Carlos the Jackal seeks shorter French jail term at new trial

Carlos the Jackal seeks shorter French jail term at new trial
Supporters of Carlos the Jackal, Caracas, Venezuela, June 28, 2013. (Reuters)
Short Url
Updated 22 September 2021

Carlos the Jackal seeks shorter French jail term at new trial

Carlos the Jackal seeks shorter French jail term at new trial
  • Carlos, who carried out several attacks in support of the Palestinian cause, was convicted of murder in 2017 and sentenced to life in prison
  • He became one of the world’s most wanted fugitives after leading a brazen attack on a meeting of the OPEC oil cartel in Vienna in 1975

PARIS: Carlos the Jackal, the Venezuelan militant who was behind some of the biggest terror attacks of the 1970s and 1980s, appeared in a Paris court Wednesday in an attempt to have one of his three life sentences reduced.

The self-styled revolutionary, whose real name is Ilich Ramirez Sanchez, has been behind bars in France since 1994, when French police caught up with him in Sudan after two decades on the run.

“I’ve been on forced holiday in France for twenty-seven and a half years,” the moustachioed white-haired defendant, now 71, quipped at the start of the proceedings.

The trial is the third in four years over a grenade attack in Paris in 1974 that killed two people and injured dozens.

Carlos, who carried out several attacks in support of the Palestinian cause, was convicted of murder in 2017 and sentenced to life in prison, a verdict that was upheld on appeal.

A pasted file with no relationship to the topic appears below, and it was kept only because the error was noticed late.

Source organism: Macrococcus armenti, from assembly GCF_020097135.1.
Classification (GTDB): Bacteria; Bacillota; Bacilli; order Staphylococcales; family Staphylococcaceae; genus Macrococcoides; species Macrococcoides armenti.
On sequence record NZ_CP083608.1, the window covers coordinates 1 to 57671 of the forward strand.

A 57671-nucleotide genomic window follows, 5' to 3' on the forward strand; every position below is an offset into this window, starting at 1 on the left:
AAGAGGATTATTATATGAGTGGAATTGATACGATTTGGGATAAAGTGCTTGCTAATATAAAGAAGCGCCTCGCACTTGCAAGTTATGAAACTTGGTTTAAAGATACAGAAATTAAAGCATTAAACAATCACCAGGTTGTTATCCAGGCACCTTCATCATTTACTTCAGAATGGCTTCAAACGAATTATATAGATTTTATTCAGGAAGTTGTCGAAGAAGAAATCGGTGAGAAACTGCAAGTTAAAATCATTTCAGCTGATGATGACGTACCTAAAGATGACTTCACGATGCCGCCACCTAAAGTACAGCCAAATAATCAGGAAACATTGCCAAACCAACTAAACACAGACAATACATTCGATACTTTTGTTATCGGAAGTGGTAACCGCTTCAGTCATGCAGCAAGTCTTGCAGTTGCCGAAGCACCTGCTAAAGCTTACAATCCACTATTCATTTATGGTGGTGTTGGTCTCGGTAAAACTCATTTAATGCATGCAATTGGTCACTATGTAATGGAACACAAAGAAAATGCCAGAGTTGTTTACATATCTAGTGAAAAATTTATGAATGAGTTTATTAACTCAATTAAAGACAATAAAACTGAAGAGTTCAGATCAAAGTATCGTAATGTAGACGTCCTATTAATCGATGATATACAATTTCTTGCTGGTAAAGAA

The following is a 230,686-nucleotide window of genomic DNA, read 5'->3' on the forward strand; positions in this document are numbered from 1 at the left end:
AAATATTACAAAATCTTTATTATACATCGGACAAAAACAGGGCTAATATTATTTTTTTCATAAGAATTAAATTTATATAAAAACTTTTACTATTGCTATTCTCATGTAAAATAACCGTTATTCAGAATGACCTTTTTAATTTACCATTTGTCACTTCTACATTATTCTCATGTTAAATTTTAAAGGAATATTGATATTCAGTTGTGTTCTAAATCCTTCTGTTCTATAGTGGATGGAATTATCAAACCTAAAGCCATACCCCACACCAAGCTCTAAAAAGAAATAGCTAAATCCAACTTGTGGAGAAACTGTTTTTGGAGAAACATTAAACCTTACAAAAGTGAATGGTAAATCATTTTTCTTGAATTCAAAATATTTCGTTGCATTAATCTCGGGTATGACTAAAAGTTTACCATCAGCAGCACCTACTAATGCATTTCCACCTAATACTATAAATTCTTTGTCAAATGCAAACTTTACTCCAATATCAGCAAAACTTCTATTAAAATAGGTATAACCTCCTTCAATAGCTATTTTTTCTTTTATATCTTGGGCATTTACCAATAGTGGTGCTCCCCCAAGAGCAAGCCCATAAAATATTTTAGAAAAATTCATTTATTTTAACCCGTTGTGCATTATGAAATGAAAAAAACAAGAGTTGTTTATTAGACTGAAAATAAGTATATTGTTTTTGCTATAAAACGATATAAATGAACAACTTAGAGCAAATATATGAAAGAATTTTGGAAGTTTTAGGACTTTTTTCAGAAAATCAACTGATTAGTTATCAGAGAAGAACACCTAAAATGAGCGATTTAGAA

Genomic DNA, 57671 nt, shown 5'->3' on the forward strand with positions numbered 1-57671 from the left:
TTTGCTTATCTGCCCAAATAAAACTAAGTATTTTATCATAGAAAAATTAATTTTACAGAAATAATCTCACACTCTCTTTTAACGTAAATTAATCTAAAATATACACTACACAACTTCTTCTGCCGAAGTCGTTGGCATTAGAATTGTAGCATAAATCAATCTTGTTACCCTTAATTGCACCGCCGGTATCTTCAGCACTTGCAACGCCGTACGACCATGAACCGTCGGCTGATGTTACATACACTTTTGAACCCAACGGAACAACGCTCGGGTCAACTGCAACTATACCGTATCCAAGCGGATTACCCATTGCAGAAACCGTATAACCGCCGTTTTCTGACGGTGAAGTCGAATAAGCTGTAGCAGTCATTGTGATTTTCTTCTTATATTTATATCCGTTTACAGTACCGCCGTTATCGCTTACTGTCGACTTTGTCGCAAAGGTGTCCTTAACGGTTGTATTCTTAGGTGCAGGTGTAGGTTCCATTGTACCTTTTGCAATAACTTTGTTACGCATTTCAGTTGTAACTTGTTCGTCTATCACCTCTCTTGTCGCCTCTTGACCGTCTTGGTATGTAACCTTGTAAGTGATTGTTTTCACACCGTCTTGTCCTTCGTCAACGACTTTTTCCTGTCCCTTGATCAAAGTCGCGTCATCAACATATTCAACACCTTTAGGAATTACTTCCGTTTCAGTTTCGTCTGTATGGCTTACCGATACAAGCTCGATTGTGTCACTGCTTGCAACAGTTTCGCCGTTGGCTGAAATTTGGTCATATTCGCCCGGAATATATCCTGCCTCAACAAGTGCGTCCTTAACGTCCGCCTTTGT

But in 2019, France’s highest court sent the case back to court to reconsider his sentence, saying he should not have been convicted of both carrying and using a grenade because it amounted to being convicted twice of the same offense.

Three days of hearings have been scheduled.

Carlos has always denied responsibility for the attack at the Publicis Drugstore at Saint-Germain-des-Pres, in the heart of Paris’s Left Bank.

No DNA evidence or fingerprints were found after the bombing, but a former comrade-in-arms linked Carlos to the attack.

Investigators believe the assault was designed to pressure France into freeing a jailed militant from a far-left Japanese group.

Carlos is also serving life sentences over the 1975 murders of two French policemen and a police informer, as well as for a series of bombings in Paris and Marseille in 1982 and 1983 that killed a total of 11 people and left dozens injured.

Born into a wealthy family in Caracas on October 12, 1949, Carlos joined a communist group as a teenager and studied in Moscow before joining a hard-line Marxist Palestinian group.

“I am a professional revolutionary; revolution is my job,” he told a French court in 2018.

He became one of the world’s most wanted fugitives after leading a brazen attack on a meeting of the OPEC oil cartel in Vienna in 1975.

Carlos and five other gunmen took 11 energy ministers and dozens of others hostage.